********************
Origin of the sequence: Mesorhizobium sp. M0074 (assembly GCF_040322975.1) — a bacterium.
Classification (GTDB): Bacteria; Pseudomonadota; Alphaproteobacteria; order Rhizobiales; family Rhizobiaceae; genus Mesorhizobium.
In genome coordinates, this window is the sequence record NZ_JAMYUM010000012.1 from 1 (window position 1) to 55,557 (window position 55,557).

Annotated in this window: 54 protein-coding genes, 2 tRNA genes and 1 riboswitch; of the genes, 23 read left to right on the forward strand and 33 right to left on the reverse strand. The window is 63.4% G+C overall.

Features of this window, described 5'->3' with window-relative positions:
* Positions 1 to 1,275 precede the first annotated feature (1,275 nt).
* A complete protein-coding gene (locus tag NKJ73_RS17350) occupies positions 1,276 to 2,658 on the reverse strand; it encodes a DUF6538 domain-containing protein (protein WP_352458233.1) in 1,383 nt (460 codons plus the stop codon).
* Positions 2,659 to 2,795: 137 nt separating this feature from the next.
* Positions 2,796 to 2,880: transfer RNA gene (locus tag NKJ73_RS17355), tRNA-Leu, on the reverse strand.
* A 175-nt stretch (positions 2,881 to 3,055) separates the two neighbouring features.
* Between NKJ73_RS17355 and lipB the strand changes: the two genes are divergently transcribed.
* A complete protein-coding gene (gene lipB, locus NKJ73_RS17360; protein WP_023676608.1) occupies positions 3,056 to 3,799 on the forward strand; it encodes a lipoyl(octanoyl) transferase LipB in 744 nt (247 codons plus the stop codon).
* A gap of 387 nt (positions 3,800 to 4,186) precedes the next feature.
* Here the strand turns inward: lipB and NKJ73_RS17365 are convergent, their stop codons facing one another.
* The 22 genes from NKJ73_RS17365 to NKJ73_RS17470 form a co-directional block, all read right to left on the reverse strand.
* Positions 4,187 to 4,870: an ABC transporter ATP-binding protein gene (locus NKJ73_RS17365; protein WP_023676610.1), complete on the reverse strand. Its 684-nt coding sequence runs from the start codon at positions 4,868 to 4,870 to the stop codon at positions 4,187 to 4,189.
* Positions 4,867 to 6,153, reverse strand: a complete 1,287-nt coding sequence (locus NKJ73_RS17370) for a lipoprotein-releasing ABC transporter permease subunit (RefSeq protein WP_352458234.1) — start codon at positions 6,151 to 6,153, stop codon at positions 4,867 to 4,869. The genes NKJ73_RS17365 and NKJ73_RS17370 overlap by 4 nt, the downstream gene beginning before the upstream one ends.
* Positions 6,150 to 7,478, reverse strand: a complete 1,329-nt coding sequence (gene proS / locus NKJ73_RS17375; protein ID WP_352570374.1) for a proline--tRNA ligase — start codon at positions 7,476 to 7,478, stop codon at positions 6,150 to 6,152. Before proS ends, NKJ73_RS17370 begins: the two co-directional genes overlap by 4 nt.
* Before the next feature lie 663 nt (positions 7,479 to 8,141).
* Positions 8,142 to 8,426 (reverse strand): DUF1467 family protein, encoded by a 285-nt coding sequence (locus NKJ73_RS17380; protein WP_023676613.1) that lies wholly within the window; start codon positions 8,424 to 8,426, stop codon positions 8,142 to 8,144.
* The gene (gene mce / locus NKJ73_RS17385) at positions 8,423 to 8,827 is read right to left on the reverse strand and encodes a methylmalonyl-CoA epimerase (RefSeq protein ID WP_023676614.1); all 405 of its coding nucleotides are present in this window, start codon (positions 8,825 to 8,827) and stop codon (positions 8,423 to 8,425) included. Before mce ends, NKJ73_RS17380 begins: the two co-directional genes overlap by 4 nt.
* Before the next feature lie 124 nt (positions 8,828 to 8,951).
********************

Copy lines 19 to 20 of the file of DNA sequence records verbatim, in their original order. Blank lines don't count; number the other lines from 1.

* Before the next feature lie 663 nt (positions 7,479 to 8,141).
* Positions 8,142 to 8,426 (reverse strand): DUF1467 family protein, encoded by a 285-nt coding sequence (locus NKJ73_RS17380; protein WP_023676613.1) that lies wholly within the window; start codon positions 8,424 to 8,426, stop codon positions 8,142 to 8,144.